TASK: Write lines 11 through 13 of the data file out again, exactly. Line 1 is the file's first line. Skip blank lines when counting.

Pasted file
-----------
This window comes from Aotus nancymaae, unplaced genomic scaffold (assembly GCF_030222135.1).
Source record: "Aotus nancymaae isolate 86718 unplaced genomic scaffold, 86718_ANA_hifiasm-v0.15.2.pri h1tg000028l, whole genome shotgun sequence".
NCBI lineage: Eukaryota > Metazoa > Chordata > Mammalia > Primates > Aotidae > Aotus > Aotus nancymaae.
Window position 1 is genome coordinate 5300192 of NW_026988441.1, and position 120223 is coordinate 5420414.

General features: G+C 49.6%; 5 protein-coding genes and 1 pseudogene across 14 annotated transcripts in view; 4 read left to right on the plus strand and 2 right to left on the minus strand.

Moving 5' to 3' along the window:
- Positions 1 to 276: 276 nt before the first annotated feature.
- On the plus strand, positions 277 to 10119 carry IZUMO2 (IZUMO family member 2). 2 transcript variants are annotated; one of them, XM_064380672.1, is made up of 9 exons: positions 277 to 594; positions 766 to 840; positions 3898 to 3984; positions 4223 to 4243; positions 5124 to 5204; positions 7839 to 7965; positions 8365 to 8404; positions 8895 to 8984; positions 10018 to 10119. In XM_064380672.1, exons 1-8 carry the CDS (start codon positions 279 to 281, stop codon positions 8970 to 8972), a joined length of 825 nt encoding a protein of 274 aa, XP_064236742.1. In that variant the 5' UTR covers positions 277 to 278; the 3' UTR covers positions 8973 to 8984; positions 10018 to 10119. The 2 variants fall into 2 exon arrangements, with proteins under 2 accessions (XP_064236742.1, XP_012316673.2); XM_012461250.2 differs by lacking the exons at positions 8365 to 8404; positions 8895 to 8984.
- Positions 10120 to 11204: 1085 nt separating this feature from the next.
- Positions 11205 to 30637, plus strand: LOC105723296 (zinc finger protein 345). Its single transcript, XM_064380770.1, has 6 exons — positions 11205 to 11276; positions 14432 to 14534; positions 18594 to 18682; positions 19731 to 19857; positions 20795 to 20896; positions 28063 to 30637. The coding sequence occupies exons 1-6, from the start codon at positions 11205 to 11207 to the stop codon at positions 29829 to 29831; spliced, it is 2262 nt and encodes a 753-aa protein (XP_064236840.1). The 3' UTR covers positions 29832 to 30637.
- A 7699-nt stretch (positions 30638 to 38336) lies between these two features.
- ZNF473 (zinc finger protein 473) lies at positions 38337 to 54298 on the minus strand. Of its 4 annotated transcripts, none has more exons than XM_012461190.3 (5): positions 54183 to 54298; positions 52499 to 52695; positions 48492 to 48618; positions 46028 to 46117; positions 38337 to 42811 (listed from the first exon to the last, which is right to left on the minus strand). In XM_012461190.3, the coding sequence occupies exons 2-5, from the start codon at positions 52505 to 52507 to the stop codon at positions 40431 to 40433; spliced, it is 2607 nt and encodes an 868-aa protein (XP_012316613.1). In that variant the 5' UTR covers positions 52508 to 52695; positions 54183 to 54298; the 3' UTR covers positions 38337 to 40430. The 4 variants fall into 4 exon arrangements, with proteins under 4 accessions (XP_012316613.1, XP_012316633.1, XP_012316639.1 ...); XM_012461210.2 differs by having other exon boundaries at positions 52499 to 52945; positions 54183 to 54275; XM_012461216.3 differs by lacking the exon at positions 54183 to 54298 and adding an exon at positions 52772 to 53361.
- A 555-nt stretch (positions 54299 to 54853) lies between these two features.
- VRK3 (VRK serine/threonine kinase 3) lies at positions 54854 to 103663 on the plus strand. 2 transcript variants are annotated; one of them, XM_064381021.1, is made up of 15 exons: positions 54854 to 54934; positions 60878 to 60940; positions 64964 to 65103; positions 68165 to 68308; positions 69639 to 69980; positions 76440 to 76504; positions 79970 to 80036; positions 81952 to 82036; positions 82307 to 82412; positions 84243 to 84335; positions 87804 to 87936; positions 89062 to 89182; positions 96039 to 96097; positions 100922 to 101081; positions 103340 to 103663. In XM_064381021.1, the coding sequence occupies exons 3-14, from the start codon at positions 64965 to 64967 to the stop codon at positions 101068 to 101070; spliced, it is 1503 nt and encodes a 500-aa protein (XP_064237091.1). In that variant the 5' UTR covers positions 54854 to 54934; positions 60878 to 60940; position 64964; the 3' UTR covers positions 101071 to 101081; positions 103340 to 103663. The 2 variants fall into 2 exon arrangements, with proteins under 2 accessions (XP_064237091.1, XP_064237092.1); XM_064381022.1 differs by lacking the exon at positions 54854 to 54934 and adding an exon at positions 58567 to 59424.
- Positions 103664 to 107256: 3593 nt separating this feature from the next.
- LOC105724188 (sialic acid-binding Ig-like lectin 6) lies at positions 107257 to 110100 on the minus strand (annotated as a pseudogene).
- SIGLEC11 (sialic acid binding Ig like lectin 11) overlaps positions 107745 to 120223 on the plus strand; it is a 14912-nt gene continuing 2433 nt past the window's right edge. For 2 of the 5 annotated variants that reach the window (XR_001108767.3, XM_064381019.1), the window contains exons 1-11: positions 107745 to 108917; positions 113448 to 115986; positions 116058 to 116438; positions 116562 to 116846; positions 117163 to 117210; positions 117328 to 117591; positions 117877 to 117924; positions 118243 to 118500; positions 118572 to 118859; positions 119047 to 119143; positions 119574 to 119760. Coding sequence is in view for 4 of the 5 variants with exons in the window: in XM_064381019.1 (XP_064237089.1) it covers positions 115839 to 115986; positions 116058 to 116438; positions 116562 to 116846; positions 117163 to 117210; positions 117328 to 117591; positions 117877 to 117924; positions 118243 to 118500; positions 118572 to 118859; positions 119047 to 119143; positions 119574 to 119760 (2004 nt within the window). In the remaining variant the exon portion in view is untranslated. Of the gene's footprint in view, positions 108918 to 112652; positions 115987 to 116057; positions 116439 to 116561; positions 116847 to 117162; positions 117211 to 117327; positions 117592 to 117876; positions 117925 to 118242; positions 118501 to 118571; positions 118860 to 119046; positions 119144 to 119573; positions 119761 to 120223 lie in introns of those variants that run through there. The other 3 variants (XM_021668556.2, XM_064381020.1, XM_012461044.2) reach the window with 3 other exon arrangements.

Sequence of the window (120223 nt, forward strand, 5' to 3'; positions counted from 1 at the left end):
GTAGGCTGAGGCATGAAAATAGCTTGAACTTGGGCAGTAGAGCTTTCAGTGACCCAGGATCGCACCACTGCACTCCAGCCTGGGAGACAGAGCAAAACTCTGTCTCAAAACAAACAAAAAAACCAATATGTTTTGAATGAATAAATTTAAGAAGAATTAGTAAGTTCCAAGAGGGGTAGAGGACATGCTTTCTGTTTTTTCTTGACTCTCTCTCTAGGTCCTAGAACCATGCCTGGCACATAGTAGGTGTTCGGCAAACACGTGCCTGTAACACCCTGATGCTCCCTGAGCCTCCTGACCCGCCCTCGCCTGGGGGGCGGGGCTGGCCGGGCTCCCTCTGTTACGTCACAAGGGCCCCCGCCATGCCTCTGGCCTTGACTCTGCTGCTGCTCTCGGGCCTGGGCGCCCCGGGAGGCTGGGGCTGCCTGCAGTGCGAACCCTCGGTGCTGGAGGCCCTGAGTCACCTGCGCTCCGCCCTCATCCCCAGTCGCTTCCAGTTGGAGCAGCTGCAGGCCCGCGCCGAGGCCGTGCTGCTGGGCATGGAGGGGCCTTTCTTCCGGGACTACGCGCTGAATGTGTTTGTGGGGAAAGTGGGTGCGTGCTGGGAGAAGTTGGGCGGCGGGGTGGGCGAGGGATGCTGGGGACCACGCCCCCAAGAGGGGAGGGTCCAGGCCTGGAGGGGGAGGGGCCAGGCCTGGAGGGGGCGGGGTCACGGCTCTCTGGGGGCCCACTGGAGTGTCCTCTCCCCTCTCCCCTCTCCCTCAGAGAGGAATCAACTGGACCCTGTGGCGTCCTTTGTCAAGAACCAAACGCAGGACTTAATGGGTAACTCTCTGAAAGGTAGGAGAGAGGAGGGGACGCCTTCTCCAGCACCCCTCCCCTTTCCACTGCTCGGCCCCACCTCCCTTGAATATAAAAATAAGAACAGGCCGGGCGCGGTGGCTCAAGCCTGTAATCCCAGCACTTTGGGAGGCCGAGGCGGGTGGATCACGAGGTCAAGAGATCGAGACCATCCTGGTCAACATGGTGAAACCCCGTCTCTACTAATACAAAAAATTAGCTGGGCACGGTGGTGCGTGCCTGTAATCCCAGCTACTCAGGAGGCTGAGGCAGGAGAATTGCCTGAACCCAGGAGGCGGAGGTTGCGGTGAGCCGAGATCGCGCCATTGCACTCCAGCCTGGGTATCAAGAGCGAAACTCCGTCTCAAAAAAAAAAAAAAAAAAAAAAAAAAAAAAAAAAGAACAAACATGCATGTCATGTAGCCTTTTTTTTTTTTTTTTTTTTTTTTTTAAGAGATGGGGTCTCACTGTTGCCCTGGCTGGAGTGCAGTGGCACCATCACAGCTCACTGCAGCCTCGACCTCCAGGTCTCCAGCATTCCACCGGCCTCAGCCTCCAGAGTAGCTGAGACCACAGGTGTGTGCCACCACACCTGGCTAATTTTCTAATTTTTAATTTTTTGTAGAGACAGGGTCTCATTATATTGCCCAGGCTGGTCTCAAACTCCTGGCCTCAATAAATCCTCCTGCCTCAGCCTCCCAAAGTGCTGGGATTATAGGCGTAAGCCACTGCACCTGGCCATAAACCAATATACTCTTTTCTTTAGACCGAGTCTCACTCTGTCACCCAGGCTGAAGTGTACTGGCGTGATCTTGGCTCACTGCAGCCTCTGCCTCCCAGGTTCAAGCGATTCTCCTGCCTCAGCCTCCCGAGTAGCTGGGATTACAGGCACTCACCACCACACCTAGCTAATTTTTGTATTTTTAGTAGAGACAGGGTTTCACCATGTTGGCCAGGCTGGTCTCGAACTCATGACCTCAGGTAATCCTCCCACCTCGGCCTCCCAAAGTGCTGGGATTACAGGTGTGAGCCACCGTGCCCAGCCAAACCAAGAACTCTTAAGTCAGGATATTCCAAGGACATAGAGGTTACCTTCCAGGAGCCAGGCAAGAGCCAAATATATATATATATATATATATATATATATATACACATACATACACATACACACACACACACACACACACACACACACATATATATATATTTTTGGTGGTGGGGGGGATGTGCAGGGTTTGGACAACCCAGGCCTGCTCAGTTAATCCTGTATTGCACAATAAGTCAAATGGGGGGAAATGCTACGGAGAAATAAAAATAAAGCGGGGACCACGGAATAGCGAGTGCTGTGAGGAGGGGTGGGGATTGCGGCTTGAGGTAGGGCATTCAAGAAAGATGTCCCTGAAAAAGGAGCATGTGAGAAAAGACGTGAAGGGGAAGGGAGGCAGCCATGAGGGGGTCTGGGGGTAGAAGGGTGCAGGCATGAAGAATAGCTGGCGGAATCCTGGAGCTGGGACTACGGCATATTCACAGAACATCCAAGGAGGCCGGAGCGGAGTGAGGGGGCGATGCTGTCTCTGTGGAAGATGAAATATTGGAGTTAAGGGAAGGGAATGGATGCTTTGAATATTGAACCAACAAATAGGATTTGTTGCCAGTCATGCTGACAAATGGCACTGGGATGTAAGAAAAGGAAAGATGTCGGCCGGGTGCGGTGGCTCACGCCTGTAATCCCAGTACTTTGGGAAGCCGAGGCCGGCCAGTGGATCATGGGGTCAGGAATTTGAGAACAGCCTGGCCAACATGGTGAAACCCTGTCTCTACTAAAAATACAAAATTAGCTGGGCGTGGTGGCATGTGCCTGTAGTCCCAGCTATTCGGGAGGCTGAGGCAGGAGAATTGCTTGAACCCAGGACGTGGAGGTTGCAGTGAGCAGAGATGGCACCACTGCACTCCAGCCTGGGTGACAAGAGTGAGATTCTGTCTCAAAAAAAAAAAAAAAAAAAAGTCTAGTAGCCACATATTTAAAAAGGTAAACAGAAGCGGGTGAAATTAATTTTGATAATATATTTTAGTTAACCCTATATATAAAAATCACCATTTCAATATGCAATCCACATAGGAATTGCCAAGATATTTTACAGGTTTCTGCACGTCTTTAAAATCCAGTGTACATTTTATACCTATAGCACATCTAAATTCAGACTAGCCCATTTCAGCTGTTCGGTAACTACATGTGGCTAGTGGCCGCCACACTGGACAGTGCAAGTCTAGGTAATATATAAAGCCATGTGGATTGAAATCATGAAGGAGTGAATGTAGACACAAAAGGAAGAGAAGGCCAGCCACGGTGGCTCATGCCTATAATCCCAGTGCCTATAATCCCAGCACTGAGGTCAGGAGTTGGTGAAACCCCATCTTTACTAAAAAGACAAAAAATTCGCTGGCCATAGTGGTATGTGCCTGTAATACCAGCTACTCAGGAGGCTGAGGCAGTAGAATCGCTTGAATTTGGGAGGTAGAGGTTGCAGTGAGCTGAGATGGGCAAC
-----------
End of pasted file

- A 7699-nt stretch (positions 30638 to 38336) lies between these two features.
- ZNF473 (zinc finger protein 473) lies at positions 38337 to 54298 on the minus strand. Of its 4 annotated transcripts, none has more exons than XM_012461190.3 (5): positions 54183 to 54298; positions 52499 to 52695; positions 48492 to 48618; positions 46028 to 46117; positions 38337 to 42811 (listed from the first exon to the last, which is right to left on the minus strand). In XM_012461190.3, the coding sequence occupies exons 2-5, from the start codon at positions 52505 to 52507 to the stop codon at positions 40431 to 40433; spliced, it is 2607 nt and encodes an 868-aa protein (XP_012316613.1). In that variant the 5' UTR covers positions 52508 to 52695; positions 54183 to 54298; the 3' UTR covers positions 38337 to 40430. The 4 variants fall into 4 exon arrangements, with proteins under 4 accessions (XP_012316613.1, XP_012316633.1, XP_012316639.1 ...); XM_012461210.2 differs by having other exon boundaries at positions 52499 to 52945; positions 54183 to 54275; XM_012461216.3 differs by lacking the exon at positions 54183 to 54298 and adding an exon at positions 52772 to 53361.
- A 555-nt stretch (positions 54299 to 54853) lies between these two features.